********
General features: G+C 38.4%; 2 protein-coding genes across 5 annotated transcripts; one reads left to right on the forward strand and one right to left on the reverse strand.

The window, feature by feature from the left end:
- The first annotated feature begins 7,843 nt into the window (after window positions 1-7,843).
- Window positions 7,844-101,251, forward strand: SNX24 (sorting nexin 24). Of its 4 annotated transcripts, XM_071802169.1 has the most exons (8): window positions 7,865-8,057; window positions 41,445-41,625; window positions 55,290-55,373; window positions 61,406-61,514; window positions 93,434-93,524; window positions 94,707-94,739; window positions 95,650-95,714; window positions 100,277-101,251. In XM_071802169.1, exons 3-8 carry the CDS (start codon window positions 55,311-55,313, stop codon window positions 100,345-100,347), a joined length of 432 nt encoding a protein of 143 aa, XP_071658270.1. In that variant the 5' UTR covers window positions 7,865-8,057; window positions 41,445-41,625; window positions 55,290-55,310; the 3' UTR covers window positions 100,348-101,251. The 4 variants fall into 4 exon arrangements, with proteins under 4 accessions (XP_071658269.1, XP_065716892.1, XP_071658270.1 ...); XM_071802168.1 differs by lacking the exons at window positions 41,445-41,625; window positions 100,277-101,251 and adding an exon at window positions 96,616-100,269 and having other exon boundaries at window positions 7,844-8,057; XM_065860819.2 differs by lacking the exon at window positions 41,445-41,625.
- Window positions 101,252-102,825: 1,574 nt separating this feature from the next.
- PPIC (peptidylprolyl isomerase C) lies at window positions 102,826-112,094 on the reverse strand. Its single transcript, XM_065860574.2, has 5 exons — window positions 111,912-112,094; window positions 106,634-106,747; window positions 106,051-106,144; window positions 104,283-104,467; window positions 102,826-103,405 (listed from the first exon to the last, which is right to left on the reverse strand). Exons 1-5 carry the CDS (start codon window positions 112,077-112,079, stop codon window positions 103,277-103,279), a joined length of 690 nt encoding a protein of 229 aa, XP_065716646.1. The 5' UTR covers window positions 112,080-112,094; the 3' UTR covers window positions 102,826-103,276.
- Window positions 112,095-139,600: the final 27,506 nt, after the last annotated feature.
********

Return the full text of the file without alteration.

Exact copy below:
General features: G+C 38.4%; 2 protein-coding genes across 5 annotated transcripts; one reads left to right on the forward strand and one right to left on the reverse strand.

The window, feature by feature from the left end:
- The first annotated feature begins 7,843 nt into the window (after window positions 1-7,843).
- Window positions 7,844-101,251, forward strand: SNX24 (sorting nexin 24). Of its 4 annotated transcripts, XM_071802169.1 has the most exons (8): window positions 7,865-8,057; window positions 41,445-41,625; window positions 55,290-55,373; window positions 61,406-61,514; window positions 93,434-93,524; window positions 94,707-94,739; window positions 95,650-95,714; window positions 100,277-101,251. In XM_071802169.1, exons 3-8 carry the CDS (start codon window positions 55,311-55,313, stop codon window positions 100,345-100,347), a joined length of 432 nt encoding a protein of 143 aa, XP_071658270.1. In that variant the 5' UTR covers window positions 7,865-8,057; window positions 41,445-41,625; window positions 55,290-55,310; the 3' UTR covers window positions 100,348-101,251. The 4 variants fall into 4 exon arrangements, with proteins under 4 accessions (XP_071658269.1, XP_065716892.1, XP_071658270.1 ...); XM_071802168.1 differs by lacking the exons at window positions 41,445-41,625; window positions 100,277-101,251 and adding an exon at window positions 96,616-100,269 and having other exon boundaries at window positions 7,844-8,057; XM_065860819.2 differs by lacking the exon at window positions 41,445-41,625.
- Window positions 101,252-102,825: 1,574 nt separating this feature from the next.
- PPIC (peptidylprolyl isomerase C) lies at window positions 102,826-112,094 on the reverse strand. Its single transcript, XM_065860574.2, has 5 exons — window positions 111,912-112,094; window positions 106,634-106,747; window positions 106,051-106,144; window positions 104,283-104,467; window positions 102,826-103,405 (listed from the first exon to the last, which is right to left on the reverse strand). Exons 1-5 carry the CDS (start codon window positions 112,077-112,079, stop codon window positions 103,277-103,279), a joined length of 690 nt encoding a protein of 229 aa, XP_065716646.1. The 5' UTR covers window positions 112,080-112,094; the 3' UTR covers window positions 102,826-103,276.
- Window positions 112,095-139,600: the final 27,506 nt, after the last annotated feature.